A comprehensive list of factors to consider is outside the scope of this commentary, but we offer some basic requirements based on many years of experience developing, implementing, and evaluating advanced analytics tools:
There is no question that advanced analytics will become an essential solution for improving health care. Arming our clinical experts with the best advanced analytics will enhance the delivery of care by allowing them to focus on issues directly related to patient care. However, careful and objective considerations need to be made before implementing a solution. Critically evaluating any advanced analytics solution before, during, and after its implementation will ensure safe care, good outcomes, and the elimination of waste.
The authors have no competing interests to declare.
Brown, JM, Campbell, JP, Beers, A, Chang, K, Ostmo, S, Chan, RVP, et al. Automated Diagnosis of Plus Disease in Retinopathy of Prematurity Using Deep Convolutional Neural Networks. JAMA Ophthalmol. Published online May 02, 2018. DOI: https://doi.org/10.1001/jamaophthalmol.2018.1934
Haenssle, HA, Fink, C, Schneiderbauer, R, Toberer, F, Buhl, T, Blum, A, et al. Reader study level-I and level-II Groups. Man against machine: diagnostic performance of a deep learning convolutional neural network for dermoscopic melanoma recognition in comparison to 58 dermatologists. Ann Oncol; 2018 May 28. DOI: https://doi.org/10.1093/annonc/mdy166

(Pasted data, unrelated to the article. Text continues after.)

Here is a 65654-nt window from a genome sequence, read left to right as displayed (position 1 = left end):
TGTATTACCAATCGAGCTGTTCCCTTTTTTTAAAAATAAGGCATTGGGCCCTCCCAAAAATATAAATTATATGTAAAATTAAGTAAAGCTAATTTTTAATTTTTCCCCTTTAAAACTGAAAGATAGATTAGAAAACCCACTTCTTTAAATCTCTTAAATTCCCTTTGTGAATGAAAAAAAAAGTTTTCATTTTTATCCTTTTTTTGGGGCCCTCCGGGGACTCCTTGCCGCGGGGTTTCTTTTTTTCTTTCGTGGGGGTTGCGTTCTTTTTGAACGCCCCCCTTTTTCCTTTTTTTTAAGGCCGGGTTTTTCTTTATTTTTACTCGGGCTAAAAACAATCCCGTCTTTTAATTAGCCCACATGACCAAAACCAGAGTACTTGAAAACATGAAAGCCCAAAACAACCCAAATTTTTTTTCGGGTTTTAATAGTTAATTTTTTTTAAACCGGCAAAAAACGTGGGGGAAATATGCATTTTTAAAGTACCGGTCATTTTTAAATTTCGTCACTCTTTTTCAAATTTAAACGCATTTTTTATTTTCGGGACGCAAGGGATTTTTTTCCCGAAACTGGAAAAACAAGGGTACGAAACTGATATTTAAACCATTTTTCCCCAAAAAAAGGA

Zhan, A, Mohan, S, Tarolli, C, Schneider, RB, Adams, JL, Sharma, S, et al. Using Smartphones and Machine Learning to Quantify Parkinson Disease Severity: The Mobile Parkinson Disease Score. JAMA Neurol. Published online March 26, 2018. DOI: https://doi.org/10.1001/jamaneurol.2018.0809
Evans, RS, Burke, JP, Classen, DC, Gardner, RM, Menlove, RL, Goodrich, KM, et al. Computerized identification of patients at high risk for hospital-acquired infection. Am J Infect Control. 1992 Feb; 20(1): 4–10. DOI: https://doi.org/10.1016/S0196-6553(05)80117-8
Benuzillo, J, Caine, W, Evans, RS, Roberts, C, Lappe, D and Doty, J. Predicting readmission risk shortly after admission for CABG surgery. J Card Surg. 2018 Apr; 33(4): 163–170. DOI: https://doi.org/10.1111/jocs.13565
Evans, RS, Benuzillo, J, Horne, BD, Lloyd, JF, Bradshaw, A, Budge, D, et al. Automated identification and predictive tools to help identify high-risk heart failure patients: pilot evaluation. J Am Med Inform Assoc. 2016 Sep; 23(5): 872–8. DOI: https://doi.org/10.1093/jamia/ocv197
Evans, RS, Kfoury, AG, Horne, BD, Lloyd, JF, Benuzillo, J, Rasmusson, KD, et al. Clinical Decision Support to Efficiently Identify Patients Eligible for Advanced Heart Failure Therapies. J Card Fail. 2017 Oct; 23(10): 719–726. DOI: https://doi.org/10.1016/j.cardfail.2017.08.449
Woller, SC, Stevens, SM, Evans, RS, Wray, DG, Christensen, JC, Aston, VT, et al. Electronic Alerts, Comparative Practitioner Metrics, and Education Improves Thromboprophylaxis and Reduces Thrombosis. Am J Med. 2016 Oct; 129(10): 1124.e17–26. DOI: https://doi.org/10.1016/j.amjmed.2016.05.014
Walsh, CG, Ribeiro, JD and Franklin, JC. Predicting suicide attempts in adolescents with longitudinal clinical data and machine learning. J Child Psychol Psychiatry; 2018 Apr 30. DOI: https://doi.org/10.1111/jcpp.12916
Shah, ND, Steyerberg, EW and Kent, DM. Big Data and Predictive Analytics Recalibrating Expectations. JAMA. Published online May 29, 2018. DOI: https://doi.org/10.1001/jama.2018.5602